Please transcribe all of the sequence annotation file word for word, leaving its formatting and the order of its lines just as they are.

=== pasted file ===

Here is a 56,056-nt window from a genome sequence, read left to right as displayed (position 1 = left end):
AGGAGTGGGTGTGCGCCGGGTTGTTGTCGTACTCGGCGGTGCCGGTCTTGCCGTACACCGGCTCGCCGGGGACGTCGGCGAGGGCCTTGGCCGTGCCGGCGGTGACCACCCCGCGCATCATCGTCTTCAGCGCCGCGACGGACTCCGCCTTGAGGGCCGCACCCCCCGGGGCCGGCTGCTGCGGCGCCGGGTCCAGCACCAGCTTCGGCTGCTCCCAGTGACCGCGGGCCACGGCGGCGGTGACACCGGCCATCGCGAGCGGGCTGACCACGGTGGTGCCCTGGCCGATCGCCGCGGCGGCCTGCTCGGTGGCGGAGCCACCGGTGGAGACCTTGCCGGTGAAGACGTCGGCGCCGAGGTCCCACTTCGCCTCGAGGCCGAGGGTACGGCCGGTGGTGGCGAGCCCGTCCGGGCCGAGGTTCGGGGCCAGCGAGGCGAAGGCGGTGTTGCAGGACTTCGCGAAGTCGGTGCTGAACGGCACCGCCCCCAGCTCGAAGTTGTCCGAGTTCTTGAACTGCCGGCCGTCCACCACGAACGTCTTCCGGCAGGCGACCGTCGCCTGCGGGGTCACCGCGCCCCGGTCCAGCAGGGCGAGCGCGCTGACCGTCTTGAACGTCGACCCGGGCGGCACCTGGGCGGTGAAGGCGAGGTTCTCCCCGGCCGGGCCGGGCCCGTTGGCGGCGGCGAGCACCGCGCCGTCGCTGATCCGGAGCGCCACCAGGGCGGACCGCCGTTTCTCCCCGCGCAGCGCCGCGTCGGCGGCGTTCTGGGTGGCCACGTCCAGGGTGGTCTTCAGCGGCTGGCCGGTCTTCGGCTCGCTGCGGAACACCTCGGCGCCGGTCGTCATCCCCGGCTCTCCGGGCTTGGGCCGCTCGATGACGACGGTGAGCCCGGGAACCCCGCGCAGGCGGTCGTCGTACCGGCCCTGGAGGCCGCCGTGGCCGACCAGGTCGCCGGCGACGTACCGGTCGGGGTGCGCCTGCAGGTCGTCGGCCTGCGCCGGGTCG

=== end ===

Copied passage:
Here is a 56,056-nt window from a genome sequence, read left to right as displayed (position 1 = left end):
AGGAGTGGGTGTGCGCCGGGTTGTTGTCGTACTCGGCGGTGCCGGTCTTGCCGTACACCGGCTCGCCGGGGACGTCGGCGAGGGCCTTGGCCGTGCCGGCGGTGACCACCCCGCGCATCATCGTCTTCAGCGCCGCGACGGACTCCGCCTTGAGGGCCGCACCCCCCGGGGCCGGCTGCTGCGGCGCCGGGTCCAGCACCAGCTTCGGCTGCTCCCAGTGACCGCGGGCCACGGCGGCGGTGACACCGGCCATCGCGAGCGGGCTGACCACGGTGGTGCCCTGGCCGATCGCCGCGGCGGCCTGCTCGGTGGCGGAGCCACCGGTGGAGACCTTGCCGGTGAAGACGTCGGCGCCGAGGTCCCACTTCGCCTCGAGGCCGAGGGTACGGCCGGTGGTGGCGAGCCCGTCCGGGCCGAGGTTCGGGGCCAGCGAGGCGAAGGCGGTGTTGCAGGACTTCGCGAAGTCGGTGCTGAACGGCACCGCCCCCAGCTCGAAGTTGTCCGAGTTCTTGAACTGCCGGCCGTCCACCACGAACGTCTTCCGGCAGGCGACCGTCGCCTGCGGGGTCACCGCGCCCCGGTCCAGCAGGGCGAGCGCGCTGACCGTCTTGAACGTCGACCCGGGCGGCACCTGGGCGGTGAAGGCGAGGTTCTCCCCGGCCGGGCCGGGCCCGTTGGCGGCGGCGAGCACCGCGCCGTCGCTGATCCGGAGCGCCACCAGGGCGGACCGCCGTTTCTCCCCGCGCAGCGCCGCGTCGGCGGCGTTCTGGGTGGCCACGTCCAGGGTGGTCTTCAGCGGCTGGCCGGTCTTCGGCTCGCTGCGGAACACCTCGGCGCCGGTCGTCATCCCCGGCTCTCCGGGCTTGGGCCGCTCGATGACGACGGTGAGCCCGGGAACCCCGCGCAGGCGGTCGTCGTACCGGCCCTGGAGGCCGCCGTGGCCGACCAGGTCGCCGGCGACGTACCGGTCGGGGTGCGCCTGCAGGTCGTCGGCCTGCGCCGGGTCG